Arguably the most unsettling of the bill’s provisions was its demand that each institution in the state “shall study all noninstructional research performed by higher education personnel at the institution and report this information” to their respective governing boards. The “costs and benefits” of each “noninstructional” research project, along with an estimate of the number of hours devoted to such projects, would be specified in regular reports sent to the boards, whose overriding commitment would be “to increase instructional time for students and faculty” at each institution.

It is no exaggeration to say that HB 715, if it were to become law, would spell the end of the public research university in the state of North Carolina. Without the protection of tenure, without the freedom to pursue a robust research agenda rooted in a discipline’s search for the truth, and with the expectation that a faculty member’s hours in the classroom must always be high and rising, no academician looking for a new home would dare step foot in this state. If you take the “noninstructional” research out of our public universities, you take away what makes them unique. The public university as we have known it for over a century, a model for the entire globe, will collapse under its own weight, which may well be the legislators’ endgame.

Fortunately, HB 715 failed to meet an important deadline to transfer from the house to the senate in May. For the time being, the bill has been pushed to the back burner. But no one expects it to remain there. The legislature’s new veto-proof Republican majority (thanks to the recent defection of one Mecklenburg County Democrat) has put new wind in the sails of the right-wing politicians who prioritize the culture wars. All these assaults on higher education—in Florida, Ohio, Texas, Georgia, and many other states in addition to North Carolina—seem so depressingly predictable. Legislatures in the South and elsewhere, intellectually indebted to what the Center for Media and Democracy calls a sprawling “web of right-wing ‘think tanks’“ funded by corporations and ideologues, are resolutely determined to silence and undermine faculty members whose research and informed public discourse have frequently trained a bright light on bad policies and patterns of injustice.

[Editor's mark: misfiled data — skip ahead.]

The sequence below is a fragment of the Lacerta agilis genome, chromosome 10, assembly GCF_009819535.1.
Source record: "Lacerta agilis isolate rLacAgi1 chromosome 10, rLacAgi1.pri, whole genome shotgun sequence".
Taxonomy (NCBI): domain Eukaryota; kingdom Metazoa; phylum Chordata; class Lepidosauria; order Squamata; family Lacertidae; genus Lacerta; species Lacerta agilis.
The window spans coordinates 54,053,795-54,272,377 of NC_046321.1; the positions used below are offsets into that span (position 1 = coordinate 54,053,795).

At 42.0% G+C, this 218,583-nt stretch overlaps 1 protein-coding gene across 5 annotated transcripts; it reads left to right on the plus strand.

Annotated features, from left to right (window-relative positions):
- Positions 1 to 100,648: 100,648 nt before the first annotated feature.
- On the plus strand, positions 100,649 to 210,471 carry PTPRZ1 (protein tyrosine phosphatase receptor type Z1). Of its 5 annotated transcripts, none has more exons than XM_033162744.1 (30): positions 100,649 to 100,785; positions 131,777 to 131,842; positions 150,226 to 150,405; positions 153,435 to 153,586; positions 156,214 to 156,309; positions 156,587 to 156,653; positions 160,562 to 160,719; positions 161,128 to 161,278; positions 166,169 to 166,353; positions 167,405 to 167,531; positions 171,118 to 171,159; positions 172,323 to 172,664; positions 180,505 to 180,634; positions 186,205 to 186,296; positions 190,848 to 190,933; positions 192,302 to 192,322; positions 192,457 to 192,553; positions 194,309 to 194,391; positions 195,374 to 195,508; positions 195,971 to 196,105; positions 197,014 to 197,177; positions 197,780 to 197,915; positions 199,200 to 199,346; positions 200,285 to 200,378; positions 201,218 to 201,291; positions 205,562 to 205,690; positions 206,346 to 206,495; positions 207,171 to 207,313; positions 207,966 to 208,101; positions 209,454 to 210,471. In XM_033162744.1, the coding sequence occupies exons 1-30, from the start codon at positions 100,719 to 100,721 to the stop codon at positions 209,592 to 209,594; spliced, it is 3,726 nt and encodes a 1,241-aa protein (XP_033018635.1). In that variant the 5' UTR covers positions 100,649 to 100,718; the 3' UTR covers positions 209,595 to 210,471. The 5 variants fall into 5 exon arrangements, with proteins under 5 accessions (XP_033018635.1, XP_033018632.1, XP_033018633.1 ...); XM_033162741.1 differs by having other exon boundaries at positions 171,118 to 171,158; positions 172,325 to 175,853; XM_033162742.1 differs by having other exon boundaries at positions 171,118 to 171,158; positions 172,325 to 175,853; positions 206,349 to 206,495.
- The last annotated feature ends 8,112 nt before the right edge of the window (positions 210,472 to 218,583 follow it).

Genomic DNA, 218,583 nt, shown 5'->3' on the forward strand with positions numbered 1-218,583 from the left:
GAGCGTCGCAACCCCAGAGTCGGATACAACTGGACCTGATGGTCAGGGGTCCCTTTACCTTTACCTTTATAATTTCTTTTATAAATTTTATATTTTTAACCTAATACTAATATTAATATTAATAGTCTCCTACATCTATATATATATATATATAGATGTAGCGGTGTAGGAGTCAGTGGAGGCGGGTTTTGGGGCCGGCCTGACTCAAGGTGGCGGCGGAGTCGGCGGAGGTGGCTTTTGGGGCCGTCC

In North Carolina, beleaguered faculty members have pushed back against these measures. A letter to the editor of the Daily Tar Heel, the UNC–Chapel Hill student newspaper, drew nearly seven hundred faculty signatures in support of the principles of academic freedom, shared governance, and institutional autonomy that are currently under attack. The state AAUP conference issued a similarly worded letter, and AAUP chapter members have written strong opinion pieces. Other faculty members have written their own op-eds and letters to local media. Plans for teach-ins and other direct actions in the coming academic year are developing. So far, though, there has been no sign that the power brokers are inclined to listen. Perhaps our best hope in North Carolina is that voters will eventually make the culture warriors pay a price at the ballot box. Otherwise, our highly successful state university and community college systems could soon be broken, possibly beyond repair.

Jay M. Smith is professor of history at the University of North Carolina at Chapel Hill and president of the North Carolina AAUP conference.